The Many Faces of HDMI – Which Version Do I Have Again?

When it comes to video display, there are two primary connection types that sit at the top of the signal transfer pyramid. Nearly all modern laptops, docks, consoles, and capture cards use either DisplayPort or HDMI. We’ve covered everything you need to know about DisplayPort in a recent blog post, but for those of us who opt more often for its widely used counterpart, here is our breakdown of everything you need to know about HDMI. 

What is HDMI?

A proprietary A/V signal transmitter, HDMI stands for High-Definition Multimedia Interface. HDMI standards transmit uncompressed video data and digital audio data from an HDMI-compliant video source device such as a display controller to a compatible computer monitor, video projector, digital television, or digital audio device.  

Key HDMI Features

High-Bandwidth Digital Content Protection (HDCP) 

HDCP describes an authentication protocol that helps to verify credentials via an instantaneous handshake that ensures an unauthorized device would be unable to intercept data transferred between devices. This authentication is possible through credentials stored on each device’s Extended Display Identification Data (EDID) chip.

Display Data Channel (DDC)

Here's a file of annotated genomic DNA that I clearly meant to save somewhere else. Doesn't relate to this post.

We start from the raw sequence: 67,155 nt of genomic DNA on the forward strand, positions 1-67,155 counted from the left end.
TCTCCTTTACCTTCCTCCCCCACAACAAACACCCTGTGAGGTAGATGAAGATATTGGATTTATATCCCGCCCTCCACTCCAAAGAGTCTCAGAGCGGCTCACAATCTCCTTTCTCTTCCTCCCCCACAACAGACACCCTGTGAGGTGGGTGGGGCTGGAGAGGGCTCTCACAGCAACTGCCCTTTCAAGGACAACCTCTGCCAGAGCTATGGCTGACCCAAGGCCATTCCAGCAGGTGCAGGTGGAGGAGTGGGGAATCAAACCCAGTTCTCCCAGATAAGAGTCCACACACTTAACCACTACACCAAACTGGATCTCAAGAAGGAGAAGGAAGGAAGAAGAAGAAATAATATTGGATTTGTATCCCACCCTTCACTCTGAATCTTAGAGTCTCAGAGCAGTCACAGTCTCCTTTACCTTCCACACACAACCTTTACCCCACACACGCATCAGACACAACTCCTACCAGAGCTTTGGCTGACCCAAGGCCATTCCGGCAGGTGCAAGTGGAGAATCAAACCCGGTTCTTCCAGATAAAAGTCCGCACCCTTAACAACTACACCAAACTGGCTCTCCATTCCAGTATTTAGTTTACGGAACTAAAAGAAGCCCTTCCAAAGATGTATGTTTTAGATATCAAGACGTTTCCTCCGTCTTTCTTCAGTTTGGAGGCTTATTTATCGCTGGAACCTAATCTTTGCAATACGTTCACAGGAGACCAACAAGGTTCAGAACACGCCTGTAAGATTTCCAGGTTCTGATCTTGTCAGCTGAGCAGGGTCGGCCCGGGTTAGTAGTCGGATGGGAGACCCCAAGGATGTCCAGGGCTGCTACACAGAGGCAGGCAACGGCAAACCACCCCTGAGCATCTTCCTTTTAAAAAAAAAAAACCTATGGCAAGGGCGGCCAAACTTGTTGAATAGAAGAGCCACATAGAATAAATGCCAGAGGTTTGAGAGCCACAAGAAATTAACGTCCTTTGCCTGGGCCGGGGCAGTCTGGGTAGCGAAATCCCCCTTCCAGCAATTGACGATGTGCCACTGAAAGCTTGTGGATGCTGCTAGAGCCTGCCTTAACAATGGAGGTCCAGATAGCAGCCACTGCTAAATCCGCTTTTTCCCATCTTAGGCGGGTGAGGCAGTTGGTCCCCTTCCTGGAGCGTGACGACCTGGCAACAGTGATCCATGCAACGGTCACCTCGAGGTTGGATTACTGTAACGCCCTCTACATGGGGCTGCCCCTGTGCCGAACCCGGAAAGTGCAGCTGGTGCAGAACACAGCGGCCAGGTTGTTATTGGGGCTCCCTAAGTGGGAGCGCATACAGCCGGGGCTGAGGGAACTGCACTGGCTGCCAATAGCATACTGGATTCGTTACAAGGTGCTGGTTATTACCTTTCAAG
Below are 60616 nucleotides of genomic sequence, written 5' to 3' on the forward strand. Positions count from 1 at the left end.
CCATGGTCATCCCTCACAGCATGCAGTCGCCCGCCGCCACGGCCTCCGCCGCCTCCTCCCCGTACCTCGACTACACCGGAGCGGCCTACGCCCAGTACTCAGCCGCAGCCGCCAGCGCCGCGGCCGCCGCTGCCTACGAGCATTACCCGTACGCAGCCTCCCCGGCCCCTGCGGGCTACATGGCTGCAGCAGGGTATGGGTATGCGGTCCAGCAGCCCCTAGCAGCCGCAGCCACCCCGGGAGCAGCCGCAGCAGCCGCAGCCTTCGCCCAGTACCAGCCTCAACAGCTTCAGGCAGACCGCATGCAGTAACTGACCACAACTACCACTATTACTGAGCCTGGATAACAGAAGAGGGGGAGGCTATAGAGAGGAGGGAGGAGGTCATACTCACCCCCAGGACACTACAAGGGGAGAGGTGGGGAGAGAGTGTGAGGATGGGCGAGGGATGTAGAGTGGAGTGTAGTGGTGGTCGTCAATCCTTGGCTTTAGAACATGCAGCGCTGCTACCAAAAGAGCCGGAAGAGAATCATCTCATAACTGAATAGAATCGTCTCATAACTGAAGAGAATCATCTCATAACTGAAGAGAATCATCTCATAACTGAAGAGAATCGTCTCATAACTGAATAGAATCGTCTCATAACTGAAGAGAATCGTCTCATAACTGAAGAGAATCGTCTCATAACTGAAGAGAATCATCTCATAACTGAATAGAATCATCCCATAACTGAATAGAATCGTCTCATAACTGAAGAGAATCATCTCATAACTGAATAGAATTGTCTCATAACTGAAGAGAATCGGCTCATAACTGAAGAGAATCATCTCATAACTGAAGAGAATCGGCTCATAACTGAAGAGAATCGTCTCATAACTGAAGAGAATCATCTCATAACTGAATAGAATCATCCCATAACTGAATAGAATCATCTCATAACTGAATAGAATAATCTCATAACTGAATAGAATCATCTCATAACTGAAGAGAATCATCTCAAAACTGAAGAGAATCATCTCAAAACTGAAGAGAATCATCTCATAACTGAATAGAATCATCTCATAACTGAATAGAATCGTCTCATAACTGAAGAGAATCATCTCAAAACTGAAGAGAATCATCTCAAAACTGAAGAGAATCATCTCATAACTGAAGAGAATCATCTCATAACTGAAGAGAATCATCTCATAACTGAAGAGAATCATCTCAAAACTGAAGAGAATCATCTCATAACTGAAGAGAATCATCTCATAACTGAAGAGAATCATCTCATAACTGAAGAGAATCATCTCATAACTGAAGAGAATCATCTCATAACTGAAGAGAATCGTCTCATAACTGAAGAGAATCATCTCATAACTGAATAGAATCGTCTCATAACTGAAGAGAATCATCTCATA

HDMI includes support for a set of protocols allowing a source to communicate with a monitor about its audio/visual capabilities adjusting specific settings such as brightness and sharpness on the fly to match. This communication transmission is labeled Extended Display Identification Data (EDID). 

High Dynamic Range (HDR)

An elevation from standard dynamic range, HDMI’s HDR provides more video signal information that contributes to better color accuracy, higher brightness, and clear contrast for video displays. 

Audio Return Channel (ARC)

An HDMI Audio Return Channel is designed to enable a TV to send audio back to an A/V receiver through the same signal delivery cable. Specifically, this means and A/V signal to the TV can return audio back to a sound bar or other audio receiver, enabling remote TV audio control and higher resolution sound quality. Enhance Audio Return Channel (eARC) supplies higher-quality audio signal transfer and speed, but requires High-speed HDMI cables with Ethernet or Ultra High-speed.

Display Stream Compression (DSC)

With the introduction of HDMI 2.1, Display Stream Compression (DSC) 1.2a brought about lossless visual compression for ultra-high definition (UHD) video. Through DSC, an HDMI 2.1 cable can support a maximum compressed bandwidth of 128 Gbps whereas previously an HDMI signal was limited to a lower maximum threshold for resolution, color depth, and frame rate.


Compatible with Digital Visual Interface (DVI) signals, HDMI is a natural progression from the previous standard with more features such as better performance in resolution and color, as well as Ethernet data connection, and Consumer Electronics Control (CEC) extensions. CEC allows HDMI-connected devices to be controlled using a single remote controller. 

It’s important to know which version of HDMI you’re using and what your display can support in order to truly understand the full breadth of your host machine’s video signal capabilities.  

HDMI Versions

So are all HDMI standards the same? Over the course of its nearly 20-year tenure, HDMI has seen a number of iterations, each of which providing a slightly different or moderately improved set of specifications.